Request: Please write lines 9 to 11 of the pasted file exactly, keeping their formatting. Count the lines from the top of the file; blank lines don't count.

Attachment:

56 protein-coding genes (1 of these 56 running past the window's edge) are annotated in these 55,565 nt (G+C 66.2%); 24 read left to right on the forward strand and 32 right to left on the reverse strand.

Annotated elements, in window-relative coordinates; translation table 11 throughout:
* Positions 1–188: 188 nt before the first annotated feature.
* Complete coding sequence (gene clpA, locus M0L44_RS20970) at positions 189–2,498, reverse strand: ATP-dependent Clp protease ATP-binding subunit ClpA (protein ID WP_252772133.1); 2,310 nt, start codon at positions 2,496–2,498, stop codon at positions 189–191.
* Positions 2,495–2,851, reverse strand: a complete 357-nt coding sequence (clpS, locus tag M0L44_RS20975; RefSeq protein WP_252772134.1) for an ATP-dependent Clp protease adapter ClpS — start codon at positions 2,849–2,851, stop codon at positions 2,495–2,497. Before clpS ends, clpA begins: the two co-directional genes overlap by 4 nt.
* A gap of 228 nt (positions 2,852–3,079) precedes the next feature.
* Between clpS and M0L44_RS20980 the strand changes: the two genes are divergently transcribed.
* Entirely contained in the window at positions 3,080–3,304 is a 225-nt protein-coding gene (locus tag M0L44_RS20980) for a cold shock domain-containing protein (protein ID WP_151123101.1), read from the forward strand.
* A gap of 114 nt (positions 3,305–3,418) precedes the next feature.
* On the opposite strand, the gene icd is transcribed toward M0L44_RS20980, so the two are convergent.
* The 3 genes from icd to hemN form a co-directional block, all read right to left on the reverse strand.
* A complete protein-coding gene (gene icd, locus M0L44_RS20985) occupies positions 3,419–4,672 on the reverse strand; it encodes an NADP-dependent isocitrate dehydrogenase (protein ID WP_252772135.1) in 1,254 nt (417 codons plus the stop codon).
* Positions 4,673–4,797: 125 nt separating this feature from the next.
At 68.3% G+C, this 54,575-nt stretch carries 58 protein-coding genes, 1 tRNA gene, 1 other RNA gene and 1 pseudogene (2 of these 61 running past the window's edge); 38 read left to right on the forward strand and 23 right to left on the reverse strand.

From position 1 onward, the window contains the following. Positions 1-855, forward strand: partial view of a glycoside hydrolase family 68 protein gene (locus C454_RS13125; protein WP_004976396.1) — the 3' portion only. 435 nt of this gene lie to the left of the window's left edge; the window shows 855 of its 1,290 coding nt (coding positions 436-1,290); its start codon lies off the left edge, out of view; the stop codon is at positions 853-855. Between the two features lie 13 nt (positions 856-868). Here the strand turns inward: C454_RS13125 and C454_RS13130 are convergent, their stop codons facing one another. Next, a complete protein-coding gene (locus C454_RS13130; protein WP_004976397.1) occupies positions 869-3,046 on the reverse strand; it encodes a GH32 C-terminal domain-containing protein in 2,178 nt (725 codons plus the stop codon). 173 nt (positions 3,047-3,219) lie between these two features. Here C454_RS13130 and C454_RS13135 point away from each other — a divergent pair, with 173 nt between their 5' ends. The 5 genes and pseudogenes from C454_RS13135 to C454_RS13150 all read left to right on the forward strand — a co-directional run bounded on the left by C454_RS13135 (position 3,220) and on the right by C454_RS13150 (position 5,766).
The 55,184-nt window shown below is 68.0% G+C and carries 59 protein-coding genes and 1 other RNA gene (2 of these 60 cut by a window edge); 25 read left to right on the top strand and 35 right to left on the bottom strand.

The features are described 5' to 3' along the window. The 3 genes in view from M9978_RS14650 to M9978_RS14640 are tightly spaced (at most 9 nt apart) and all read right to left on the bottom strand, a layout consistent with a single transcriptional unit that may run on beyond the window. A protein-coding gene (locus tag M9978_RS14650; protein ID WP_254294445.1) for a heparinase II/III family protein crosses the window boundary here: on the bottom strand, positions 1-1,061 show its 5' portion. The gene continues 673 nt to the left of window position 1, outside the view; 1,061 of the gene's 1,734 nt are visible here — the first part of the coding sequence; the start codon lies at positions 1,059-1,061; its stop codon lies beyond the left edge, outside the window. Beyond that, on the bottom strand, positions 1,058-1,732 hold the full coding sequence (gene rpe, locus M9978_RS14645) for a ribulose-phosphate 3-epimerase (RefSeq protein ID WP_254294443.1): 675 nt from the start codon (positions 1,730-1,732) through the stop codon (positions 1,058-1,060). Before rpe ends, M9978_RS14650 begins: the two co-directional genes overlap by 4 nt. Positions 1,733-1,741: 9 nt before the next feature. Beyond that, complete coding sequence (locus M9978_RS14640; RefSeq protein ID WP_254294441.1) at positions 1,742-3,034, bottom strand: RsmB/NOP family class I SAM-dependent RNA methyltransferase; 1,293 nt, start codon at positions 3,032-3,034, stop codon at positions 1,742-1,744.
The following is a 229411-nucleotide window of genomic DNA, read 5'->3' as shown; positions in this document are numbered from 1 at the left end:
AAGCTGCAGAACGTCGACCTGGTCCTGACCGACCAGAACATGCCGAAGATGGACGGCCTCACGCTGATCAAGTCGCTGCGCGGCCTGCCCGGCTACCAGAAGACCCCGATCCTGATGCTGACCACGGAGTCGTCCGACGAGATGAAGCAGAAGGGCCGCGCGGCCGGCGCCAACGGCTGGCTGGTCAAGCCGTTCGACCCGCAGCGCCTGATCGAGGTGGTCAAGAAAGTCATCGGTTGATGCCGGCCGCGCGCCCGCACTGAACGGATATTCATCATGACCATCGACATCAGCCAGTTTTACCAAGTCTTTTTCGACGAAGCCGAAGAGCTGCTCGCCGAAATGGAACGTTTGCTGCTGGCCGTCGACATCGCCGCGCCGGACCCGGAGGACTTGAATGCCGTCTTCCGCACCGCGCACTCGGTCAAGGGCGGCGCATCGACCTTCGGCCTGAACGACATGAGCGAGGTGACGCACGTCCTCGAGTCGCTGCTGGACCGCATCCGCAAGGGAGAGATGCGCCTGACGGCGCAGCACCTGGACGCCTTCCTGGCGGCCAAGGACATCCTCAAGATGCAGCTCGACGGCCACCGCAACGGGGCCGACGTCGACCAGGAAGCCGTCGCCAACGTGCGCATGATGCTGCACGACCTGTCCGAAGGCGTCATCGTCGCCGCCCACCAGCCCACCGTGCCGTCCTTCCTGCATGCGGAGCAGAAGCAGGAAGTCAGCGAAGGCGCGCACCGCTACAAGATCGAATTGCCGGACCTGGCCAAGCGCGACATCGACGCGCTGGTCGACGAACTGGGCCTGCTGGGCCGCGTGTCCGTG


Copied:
* A gap of 114 nt (positions 3,305–3,418) precedes the next feature.
* On the opposite strand, the gene icd is transcribed toward M0L44_RS20980, so the two are convergent.
* The 3 genes from icd to hemN form a co-directional block, all read right to left on the reverse strand.